Shortis and Simpson run a world music choir, Worldly Goods.
WORLDLY GOODS is a 60-voice community choir open to all comers. The repertoire is world music. No music reading skills or previous experience required. The joy of singing is the important ingredient.
Worldly Goods was formed in 1998, and has performed at conferences, as part of festivals, in large community arts projects, and at their own concerts. Most recent performances have been at the National Archives Feb 2015, and at the High Court Dec 2014.
An active workshop program is part of the Worldly Goods calendar, and workshop leaders have included Tony Backhouse, Frankie Armstrong, Margret RoadKnight, Nino Tsitsishnili and Joseph Jordanian, Jeannie Lewis, Rachel Hoare.
The choir meets each Monday during school terms at Gorman House Arts Centre, Ainslie Avenue, Braddon, ACT. All welcome. (Currently while renovations are going on, the sessions are in the room closest to the corner of Batman and Currong Streets.)
Moya Simpson’s voice workshops create a joyous, humorous and safe environment for vocal exploration ,harmony and improvisation. Participants experience the delight of singing with others, using calls, chants and songs from a variety of cultures around the world. They can be for advanced singers or those who sing secretly in the shower. She also works regularly with established groups and choirs on their vocal sound and repertoire development.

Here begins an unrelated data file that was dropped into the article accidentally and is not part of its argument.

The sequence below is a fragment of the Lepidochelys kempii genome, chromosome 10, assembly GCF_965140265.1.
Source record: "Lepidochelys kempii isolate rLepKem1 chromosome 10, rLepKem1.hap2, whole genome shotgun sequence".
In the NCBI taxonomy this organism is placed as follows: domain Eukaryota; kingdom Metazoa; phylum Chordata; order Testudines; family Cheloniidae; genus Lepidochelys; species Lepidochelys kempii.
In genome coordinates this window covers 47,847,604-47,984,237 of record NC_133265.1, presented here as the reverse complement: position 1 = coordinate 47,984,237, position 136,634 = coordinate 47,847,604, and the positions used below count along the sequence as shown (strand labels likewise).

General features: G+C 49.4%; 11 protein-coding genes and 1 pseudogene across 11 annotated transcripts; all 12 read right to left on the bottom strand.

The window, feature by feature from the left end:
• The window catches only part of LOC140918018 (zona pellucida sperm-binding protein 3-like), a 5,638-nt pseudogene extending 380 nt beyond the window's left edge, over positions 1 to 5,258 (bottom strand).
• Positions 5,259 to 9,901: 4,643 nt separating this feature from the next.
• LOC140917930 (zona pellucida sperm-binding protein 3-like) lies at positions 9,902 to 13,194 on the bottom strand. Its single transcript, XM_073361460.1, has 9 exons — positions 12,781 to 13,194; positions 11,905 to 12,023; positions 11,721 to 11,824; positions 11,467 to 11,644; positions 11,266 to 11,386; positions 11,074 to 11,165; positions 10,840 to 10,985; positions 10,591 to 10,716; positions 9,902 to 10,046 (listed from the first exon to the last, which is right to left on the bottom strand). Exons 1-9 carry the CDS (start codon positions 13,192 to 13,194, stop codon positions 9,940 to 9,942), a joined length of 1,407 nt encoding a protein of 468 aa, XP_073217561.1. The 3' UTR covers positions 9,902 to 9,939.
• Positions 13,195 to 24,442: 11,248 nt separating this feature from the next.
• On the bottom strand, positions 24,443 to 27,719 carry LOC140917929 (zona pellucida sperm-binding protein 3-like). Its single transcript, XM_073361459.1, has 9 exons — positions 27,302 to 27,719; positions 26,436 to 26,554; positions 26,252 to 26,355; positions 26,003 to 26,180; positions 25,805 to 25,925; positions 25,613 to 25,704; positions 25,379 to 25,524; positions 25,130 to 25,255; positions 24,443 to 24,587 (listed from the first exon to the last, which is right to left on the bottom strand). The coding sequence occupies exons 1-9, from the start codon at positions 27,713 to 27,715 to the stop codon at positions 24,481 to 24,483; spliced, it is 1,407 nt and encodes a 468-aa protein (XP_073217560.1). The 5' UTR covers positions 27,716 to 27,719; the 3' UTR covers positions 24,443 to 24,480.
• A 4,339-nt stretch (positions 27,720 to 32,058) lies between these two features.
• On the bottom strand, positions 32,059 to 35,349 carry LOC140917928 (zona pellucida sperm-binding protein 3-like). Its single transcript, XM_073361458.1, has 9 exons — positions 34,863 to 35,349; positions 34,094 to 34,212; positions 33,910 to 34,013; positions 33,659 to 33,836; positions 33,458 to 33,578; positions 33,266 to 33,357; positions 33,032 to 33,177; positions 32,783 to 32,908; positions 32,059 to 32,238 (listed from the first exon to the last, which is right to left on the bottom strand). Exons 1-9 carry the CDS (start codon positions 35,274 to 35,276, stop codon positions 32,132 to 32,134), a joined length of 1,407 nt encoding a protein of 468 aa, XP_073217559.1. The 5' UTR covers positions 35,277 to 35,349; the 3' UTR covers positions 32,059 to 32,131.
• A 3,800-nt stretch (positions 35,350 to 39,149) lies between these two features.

John Shortis’s songwriting workshops cover the craft of lyric and melody writing, scanning, song form, rhymes, hook lines, use of computers and home equipment, copyright. Often these workshops involve a group-devised song that is then recorded, produced on CD and launched. Most recent of these was Her Is My Song, conducted by John and Moya together with dementia patients in Bowral.
Conferences and launches
Shortis and Simpson perform at many conferences in the ACT and interstate. From their enormous repertoire they tailor their performance to suit the needs of the conference. They usually do between 20 and 40 minutes in a situation like conference dinner, exhibition opening etc. They have often created a song specially for the occasion.
Their act is lyric based and requires audience attention.
Past performances have been at conferences related to politics, education, history, law, financial planning, engineering, food and wine, and at launches of exhibitions, festivals etc.
For more information contact John or Moya on 02 6238 1827
Shortis and Simpson have directed numerous community arts projects including The Outback Children’s Spectacular in Dubbo in 1988 in which 3000 school students from outback NSW wrote and performed their own show in front of an audience of 30 000. Other projects include Candid Canberra (2001), a federation Centenary project based on Canberra’s history, and Changes in the Ranges for Dandenong Ranges Music Council (2003). Currently they are working on Bells Of Peace also for Dandenong Ranges Music Council, a centenary of Anzac project, to be performed April 2015.